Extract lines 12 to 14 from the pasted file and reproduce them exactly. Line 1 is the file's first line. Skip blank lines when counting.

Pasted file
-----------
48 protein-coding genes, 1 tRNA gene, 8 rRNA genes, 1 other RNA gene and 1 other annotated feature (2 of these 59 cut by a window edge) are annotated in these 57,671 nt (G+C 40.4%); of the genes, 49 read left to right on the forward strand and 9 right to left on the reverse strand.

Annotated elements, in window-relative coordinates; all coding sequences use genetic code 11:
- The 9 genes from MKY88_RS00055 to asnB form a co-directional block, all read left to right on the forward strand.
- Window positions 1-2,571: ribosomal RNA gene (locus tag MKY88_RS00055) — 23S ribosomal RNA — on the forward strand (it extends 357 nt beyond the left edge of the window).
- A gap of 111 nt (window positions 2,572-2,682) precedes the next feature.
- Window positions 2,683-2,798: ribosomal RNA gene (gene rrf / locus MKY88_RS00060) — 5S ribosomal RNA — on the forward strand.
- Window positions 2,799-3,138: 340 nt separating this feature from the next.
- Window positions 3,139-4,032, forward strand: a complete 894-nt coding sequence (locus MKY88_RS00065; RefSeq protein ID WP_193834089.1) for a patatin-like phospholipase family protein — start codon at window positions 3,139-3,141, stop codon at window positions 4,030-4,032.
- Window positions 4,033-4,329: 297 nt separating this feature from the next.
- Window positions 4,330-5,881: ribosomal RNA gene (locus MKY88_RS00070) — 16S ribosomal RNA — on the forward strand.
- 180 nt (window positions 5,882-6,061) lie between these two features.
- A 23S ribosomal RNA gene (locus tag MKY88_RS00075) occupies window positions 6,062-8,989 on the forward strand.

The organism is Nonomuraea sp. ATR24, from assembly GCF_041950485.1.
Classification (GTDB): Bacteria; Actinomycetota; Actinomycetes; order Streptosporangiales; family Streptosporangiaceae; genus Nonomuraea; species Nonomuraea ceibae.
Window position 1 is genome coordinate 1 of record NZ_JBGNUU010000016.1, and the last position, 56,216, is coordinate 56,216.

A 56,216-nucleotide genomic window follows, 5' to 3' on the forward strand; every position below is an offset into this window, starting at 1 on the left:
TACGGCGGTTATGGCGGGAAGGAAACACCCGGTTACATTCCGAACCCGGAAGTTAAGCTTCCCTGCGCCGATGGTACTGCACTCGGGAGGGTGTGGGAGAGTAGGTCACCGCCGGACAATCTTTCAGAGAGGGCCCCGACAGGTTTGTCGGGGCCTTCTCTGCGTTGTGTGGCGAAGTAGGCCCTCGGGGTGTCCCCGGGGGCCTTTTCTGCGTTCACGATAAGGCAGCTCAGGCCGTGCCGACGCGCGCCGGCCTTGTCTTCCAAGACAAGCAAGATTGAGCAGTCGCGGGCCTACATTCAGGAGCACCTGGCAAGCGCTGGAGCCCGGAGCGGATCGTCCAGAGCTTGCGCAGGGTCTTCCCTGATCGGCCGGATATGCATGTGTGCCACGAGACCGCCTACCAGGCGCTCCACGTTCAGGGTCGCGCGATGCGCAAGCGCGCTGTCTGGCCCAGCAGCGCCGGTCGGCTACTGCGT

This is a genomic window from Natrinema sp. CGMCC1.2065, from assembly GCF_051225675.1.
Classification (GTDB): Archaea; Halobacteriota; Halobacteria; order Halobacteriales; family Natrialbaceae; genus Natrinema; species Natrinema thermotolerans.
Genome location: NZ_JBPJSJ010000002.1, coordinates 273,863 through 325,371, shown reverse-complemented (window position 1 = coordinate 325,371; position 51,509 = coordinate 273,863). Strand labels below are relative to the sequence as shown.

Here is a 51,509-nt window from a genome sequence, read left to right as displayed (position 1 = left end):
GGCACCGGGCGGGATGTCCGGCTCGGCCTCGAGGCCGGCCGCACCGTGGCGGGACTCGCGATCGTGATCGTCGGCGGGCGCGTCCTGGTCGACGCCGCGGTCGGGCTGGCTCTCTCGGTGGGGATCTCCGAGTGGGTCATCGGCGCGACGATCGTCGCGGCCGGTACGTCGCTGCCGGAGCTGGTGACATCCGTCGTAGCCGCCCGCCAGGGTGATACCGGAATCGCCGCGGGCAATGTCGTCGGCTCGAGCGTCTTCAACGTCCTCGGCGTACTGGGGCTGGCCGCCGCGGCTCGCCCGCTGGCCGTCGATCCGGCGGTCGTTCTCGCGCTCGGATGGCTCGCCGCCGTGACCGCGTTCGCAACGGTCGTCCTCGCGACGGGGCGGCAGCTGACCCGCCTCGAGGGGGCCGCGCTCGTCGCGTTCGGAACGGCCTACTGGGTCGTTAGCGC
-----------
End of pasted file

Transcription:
- A 23S ribosomal RNA gene (locus tag MKY88_RS00075) occupies window positions 6,062-8,989 on the forward strand.

The organism is Nonomuraea sp. ATR24, from assembly GCF_041950485.1.
Classification (GTDB): Bacteria; Actinomycetota; Actinomycetes; order Streptosporangiales; family Streptosporangiaceae; genus Nonomuraea; species Nonomuraea ceibae.